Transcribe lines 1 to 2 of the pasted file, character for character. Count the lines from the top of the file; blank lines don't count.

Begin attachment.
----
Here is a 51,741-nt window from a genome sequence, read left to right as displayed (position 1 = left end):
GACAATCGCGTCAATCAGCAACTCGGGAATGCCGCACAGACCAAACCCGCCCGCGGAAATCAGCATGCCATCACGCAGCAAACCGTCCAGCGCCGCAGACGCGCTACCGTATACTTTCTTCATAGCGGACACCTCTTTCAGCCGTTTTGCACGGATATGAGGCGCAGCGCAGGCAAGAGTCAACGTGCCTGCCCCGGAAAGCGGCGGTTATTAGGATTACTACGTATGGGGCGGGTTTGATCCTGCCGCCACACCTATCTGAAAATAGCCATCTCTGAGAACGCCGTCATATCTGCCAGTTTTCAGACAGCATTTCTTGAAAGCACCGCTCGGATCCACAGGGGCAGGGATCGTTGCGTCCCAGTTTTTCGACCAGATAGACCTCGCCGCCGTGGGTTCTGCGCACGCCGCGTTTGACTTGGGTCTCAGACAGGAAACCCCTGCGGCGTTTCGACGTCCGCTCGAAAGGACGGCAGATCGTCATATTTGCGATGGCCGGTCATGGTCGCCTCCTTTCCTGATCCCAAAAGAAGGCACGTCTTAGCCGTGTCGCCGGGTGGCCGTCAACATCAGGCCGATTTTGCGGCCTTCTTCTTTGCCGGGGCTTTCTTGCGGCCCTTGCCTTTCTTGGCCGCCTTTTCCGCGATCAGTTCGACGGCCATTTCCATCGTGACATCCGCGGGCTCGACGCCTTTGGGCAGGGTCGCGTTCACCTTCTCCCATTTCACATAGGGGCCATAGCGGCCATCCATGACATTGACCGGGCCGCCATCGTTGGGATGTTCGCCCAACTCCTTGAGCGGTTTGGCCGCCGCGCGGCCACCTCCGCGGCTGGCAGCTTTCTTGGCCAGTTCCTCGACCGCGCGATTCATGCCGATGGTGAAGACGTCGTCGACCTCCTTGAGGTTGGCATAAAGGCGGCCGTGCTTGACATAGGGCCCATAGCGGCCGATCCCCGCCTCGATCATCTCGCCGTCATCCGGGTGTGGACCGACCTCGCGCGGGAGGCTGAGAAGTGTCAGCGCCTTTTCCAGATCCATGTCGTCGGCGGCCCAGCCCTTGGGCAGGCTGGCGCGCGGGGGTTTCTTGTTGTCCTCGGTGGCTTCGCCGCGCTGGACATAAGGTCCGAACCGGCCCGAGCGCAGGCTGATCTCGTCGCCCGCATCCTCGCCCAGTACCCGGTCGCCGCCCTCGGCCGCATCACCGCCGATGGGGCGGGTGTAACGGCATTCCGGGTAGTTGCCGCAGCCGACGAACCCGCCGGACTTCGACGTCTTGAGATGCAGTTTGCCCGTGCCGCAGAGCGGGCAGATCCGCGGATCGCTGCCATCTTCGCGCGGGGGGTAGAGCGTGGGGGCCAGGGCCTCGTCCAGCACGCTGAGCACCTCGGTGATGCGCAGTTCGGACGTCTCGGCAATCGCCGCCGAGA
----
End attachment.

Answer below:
Here is a 51,741-nt window from a genome sequence, read left to right as displayed (position 1 = left end):
GACAATCGCGTCAATCAGCAACTCGGGAATGCCGCACAGACCAAACCCGCCCGCGGAAATCAGCATGCCATCACGCAGCAAACCGTCCAGCGCCGCAGACGCGCTACCGTATACTTTCTTCATAGCGGACACCTCTTTCAGCCGTTTTGCACGGATATGAGGCGCAGCGCAGGCAAGAGTCAACGTGCCTGCCCCGGAAAGCGGCGGTTATTAGGATTACTACGTATGGGGCGGGTTTGATCCTGCCGCCACACCTATCTGAAAATAGCCATCTCTGAGAACGCCGTCATATCTGCCAGTTTTCAGACAGCATTTCTTGAAAGCACCGCTCGGATCCACAGGGGCAGGGATCGTTGCGTCCCAGTTTTTCGACCAGATAGACCTCGCCGCCGTGGGTTCTGCGCACGCCGCGTTTGACTTGGGTCTCAGACAGGAAACCCCTGCGGCGTTTCGACGTCCGCTCGAAAGGACGGCAGATCGTCATATTTGCGATGGCCGGTCATGGTCGCCTCCTTTCCTGATCCCAAAAGAAGGCACGTCTTAGCCGTGTCGCCGGGTGGCCGTCAACATCAGGCCGATTTTGCGGCCTTCTTCTTTGCCGGGGCTTTCTTGCGGCCCTTGCCTTTCTTGGCCGCCTTTTCCGCGATCAGTTCGACGGCCATTTCCATCGTGACATCCGCGGGCTCGACGCCTTTGGGCAGGGTCGCGTTCACCTTCTCCCATTTCACATAGGGGCCATAGCGGCCATCCATGACATTGACCGGGCCGCCATCGTTGGGATGTTCGCCCAACTCCTTGAGCGGTTTGGCCGCCGCGCGGCCACCTCCGCGGCTGGCAGCTTTCTTGGCCAGTTCCTCGACCGCGCGATTCATGCCGATGGTGAAGACGTCGTCGACCTCCTTGAGGTTGGCATAAAGGCGGCCGTGCTTGACATAGGGCCCATAGCGGCCGATCCCCGCCTCGATCATCTCGCCGTCATCCGGGTGTGGACCGACCTCGCGCGGGAGGCTGAGAAGTGTCAGCGCCTTTTCCAGATCCATGTCGTCGGCGGCCCAGCCCTTGGGCAGGCTGGCGCGCGGGGGTTTCTTGTTGTCCTCGGTGGCTTCGCCGCGCTGGACATAAGGTCCGAACCGGCCCGAGCGCAGGCTGATCTCGTCGCCCGCATCCTCGCCCAGTACCCGGTCGCCGCCCTCGGCCGCATCACCGCCGATGGGGCGGGTGTAACGGCATTCCGGGTAGTTGCCGCAGCCGACGAACCCGCCGGACTTCGACGTCTTGAGATGCAGTTTGCCCGTGCCGCAGAGCGGGCAGATCCGCGGATCGCTGCCATCTTCGCGCGGGGGGTAGAGCGTGGGGGCCAGGGCCTCGTCCAGCACGCTGAGCACCTCGGTGATGCGCAGTTCGGACGTCTCGGCAATCGCCGCCGAGA